SOURCE: “Incredible ‘Hypatia’ Stone Contains Compounds Not Found in the Solar System”, Popular Mechanics, 10 Jan 2018, as used in the post
“Hypatia: A stone older than the solar system”.
OK, this is really a spoken-word piece, and it’s done following the format of two separate kinds of things I’ve done in the past.
First thing, it’s a gushi, like the lyric I wrote for “The Waves Around the Women” – a syllable-counting poem with repeated syntax from stanza to stanza… but subtle differences in wording that (hopefully) make the poem mean something new by the end. In this case, I used 10-syllable lines based entirely on the poetry I found in the phrase “polyaromatic hydrocarbons,” which is just a beautiful-sounding pair of words. I mean, just try saying them. “Polyaromatic” sounds like “polyamory,” and “aromatic,” and “polyrhythmic,” and “romantic,” all at the same time.
I have this goal, too, which I suppose I’m only now setting down in words, which is I really want to be able to create the way Zen (or Chan) masters did, which is spend a long, long time learning how to do a thing so it happens all at once. Spend years practicing meditation so you can blip out a moment of enlightenment, you know? I have this feeling that Basho wrote most of his best haiku without thinking about them, just in five minutes, writing off the cuff. But it takes a long, long time to be able to do that.
I suppose I could have tried to learn how to cartoon like Charles Schulz, but I did music instead. I want to be able to consistently write pretty good songs in, like, 15 minutes. I love sketches. I love found sound. And lo-fi, of course. But not exactly scribbles, or entirely random noise. Haiku. Or, well, gushi. (I have no idea if this sudden-creation was part of the gushi aesthetic back in the Tang dynasty, but it works for me.)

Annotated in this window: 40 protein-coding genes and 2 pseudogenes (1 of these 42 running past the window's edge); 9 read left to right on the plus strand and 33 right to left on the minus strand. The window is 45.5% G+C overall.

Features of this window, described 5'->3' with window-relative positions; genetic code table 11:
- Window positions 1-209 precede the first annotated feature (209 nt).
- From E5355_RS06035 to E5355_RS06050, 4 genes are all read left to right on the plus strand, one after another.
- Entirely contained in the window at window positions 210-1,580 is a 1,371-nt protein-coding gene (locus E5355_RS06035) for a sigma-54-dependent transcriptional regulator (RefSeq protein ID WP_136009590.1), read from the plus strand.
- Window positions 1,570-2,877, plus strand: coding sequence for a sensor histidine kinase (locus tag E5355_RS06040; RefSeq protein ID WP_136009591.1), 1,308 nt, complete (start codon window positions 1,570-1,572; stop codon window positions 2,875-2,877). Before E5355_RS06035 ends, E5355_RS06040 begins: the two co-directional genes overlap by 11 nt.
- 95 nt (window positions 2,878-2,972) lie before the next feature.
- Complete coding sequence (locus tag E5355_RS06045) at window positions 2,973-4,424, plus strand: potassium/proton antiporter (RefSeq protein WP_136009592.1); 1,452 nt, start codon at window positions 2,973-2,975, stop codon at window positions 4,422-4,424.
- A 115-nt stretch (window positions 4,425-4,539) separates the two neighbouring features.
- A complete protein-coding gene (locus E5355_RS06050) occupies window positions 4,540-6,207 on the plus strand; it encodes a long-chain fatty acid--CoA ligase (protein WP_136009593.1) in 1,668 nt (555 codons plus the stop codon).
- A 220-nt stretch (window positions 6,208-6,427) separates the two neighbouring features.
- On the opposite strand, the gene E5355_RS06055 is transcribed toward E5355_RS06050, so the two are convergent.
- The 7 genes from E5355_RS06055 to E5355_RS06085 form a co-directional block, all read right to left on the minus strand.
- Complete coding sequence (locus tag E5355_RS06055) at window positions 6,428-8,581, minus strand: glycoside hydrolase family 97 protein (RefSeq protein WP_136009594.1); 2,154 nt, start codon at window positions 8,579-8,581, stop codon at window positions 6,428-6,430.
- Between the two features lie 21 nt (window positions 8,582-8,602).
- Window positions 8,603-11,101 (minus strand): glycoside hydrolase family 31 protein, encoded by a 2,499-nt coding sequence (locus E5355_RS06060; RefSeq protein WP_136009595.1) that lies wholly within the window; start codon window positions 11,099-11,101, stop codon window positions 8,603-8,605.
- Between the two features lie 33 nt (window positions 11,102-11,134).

Second thing, having sort of written a poem *as* a poem, I did the kind of thing I’d been doing in collaboration for my “proper art” project, Squid Pro Crow, over yonder. I take pleasure in assembling soundtracks or minimalist classical pieces out of loops and effects, building to a climax and then descending. I might have grown up listening to punk rock, but I also loved chamber music, I guess.
So I thought I’d try following that formula with my own words, like a real poet.
The subject matter here could have been about the electric brain stimulation boosting memory, or about birds of prey intentionally setting fires (“firehawk” is too good a piece of terminology to pass up, isn’t it?), but the Hypatia stone seemed to suggest a certain dramatic brassiness, just from its name, and its age, and its fragmentariness.
Thus, this thing here. I made it almost all using orchestral soundfonts – a pair of cellos, an English horn, a recorder (with a delay-sustain effect on it, for extra trippiness), and a Turkish brass band (with a smidge of distortion on it, for extra RAWK-not-rock).
I only once had the experience of breaking everything in my computer by flipping the wrong switch, but was able to fix it at around 2 a.m. The effortless, instantaneous act of creation always seems to involve lots of late nights and gritted teeth.
But sometimes it works out.